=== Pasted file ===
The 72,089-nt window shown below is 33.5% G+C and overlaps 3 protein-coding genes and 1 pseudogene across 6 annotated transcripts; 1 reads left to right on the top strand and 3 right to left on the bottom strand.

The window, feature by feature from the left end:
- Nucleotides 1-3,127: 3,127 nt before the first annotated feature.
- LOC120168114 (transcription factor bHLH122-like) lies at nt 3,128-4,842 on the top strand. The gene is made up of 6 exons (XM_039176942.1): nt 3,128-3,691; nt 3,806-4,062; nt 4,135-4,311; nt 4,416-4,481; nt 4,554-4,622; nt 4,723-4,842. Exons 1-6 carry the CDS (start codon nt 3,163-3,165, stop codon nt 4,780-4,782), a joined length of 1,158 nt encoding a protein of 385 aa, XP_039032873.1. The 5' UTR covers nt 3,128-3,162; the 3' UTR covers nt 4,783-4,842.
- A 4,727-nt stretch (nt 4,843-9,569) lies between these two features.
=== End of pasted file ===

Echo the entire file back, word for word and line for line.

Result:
The 72,089-nt window shown below is 33.5% G+C and overlaps 3 protein-coding genes and 1 pseudogene across 6 annotated transcripts; 1 reads left to right on the top strand and 3 right to left on the bottom strand.

The window, feature by feature from the left end:
- Nucleotides 1-3,127: 3,127 nt before the first annotated feature.
- LOC120168114 (transcription factor bHLH122-like) lies at nt 3,128-4,842 on the top strand. The gene is made up of 6 exons (XM_039176942.1): nt 3,128-3,691; nt 3,806-4,062; nt 4,135-4,311; nt 4,416-4,481; nt 4,554-4,622; nt 4,723-4,842. Exons 1-6 carry the CDS (start codon nt 3,163-3,165, stop codon nt 4,780-4,782), a joined length of 1,158 nt encoding a protein of 385 aa, XP_039032873.1. The 5' UTR covers nt 3,128-3,162; the 3' UTR covers nt 4,783-4,842.
- A 4,727-nt stretch (nt 4,843-9,569) lies between these two features.